Video Game Music: A Killer Opportunity For Hollywood Composers

Illustration for article titled Video Game Music: A Killer Opportunity For Hollywood Composers

I've said it before, and I'll say it again: Video games are the new best way to make a living composing music.


It's not just indie developers and composers who are figuring this out—Hollywood has gotten in on the action as well. A new article at the L.A. Times goes in-depth with some of the top-tier hollywood composers who have started making music for games.


The article gives a good cross section of the film composers who have been getting more and more into video games: Ramin Djawadi, who in addition to composing the music for the upcoming Medal of Honor game composed the theme to Game of Thrones (!!). Then there's Daniel Licht, who makes the wonderful music for Showtime's Dexter and is also responsible for Dishonored (seems like a good fit, there.) And of course, it wouldn't be an article about Hollywood composers making game music without mentions of Modern Warfare 2 composer Hans Zimmer and Metal Gear mainstay Harry Gregson-Williams.

Last but not least comes a mention for Pixar's go-to-guy Michael Giacchino. Giacchino had a reverse trajectory from the other composers in the list—he may be so hot right now, but he got his start as an under-the-radar video game composer until J.J. Abrams brought him on board.

It's an interesting article and another look at something that's becoming increasingly clear: If you want to make money composing music, get into games. That said, I think that while the Hollywood model for music composition may work for the majority of big-budget games (and therefore make it easy for Hollywood composers to start writing video game music), there's also a new school of composers that are taking a new approach. That new style is perhaps more interesting, and certainly more directly connected to the DNA of video games. I'll have more on that next week.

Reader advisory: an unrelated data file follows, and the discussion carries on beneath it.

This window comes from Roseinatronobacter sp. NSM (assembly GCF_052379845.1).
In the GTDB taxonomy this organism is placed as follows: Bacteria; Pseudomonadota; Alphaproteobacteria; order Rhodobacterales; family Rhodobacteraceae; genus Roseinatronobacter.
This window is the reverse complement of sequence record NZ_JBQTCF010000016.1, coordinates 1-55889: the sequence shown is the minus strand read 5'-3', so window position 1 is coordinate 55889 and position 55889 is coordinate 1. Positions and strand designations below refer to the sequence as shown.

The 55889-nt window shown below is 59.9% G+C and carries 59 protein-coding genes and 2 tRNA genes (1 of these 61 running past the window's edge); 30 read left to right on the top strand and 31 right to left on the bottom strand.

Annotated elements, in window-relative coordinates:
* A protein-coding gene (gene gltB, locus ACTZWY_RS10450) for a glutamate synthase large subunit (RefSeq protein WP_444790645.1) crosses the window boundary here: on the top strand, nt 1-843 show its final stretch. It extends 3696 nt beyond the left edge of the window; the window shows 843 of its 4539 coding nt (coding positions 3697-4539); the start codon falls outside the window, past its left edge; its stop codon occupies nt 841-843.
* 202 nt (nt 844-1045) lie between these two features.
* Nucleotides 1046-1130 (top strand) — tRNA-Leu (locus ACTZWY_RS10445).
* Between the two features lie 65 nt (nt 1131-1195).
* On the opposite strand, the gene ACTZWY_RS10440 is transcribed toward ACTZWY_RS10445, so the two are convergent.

For composers, video games are the surreal land of opportunity [L.A. Times]

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I was thinking about Daniel Licht and how his name was popping up on game scores now (Silent Hill/Dishonored) and was wondering if these composers are jumping into games solely for the money or if they are finding it a new experience that they enjoy.

I know the Journey composer Austin Wintory has been pretty open with the gaming community about how much he enjoyed composing for the game and reading the player's opinion of the score.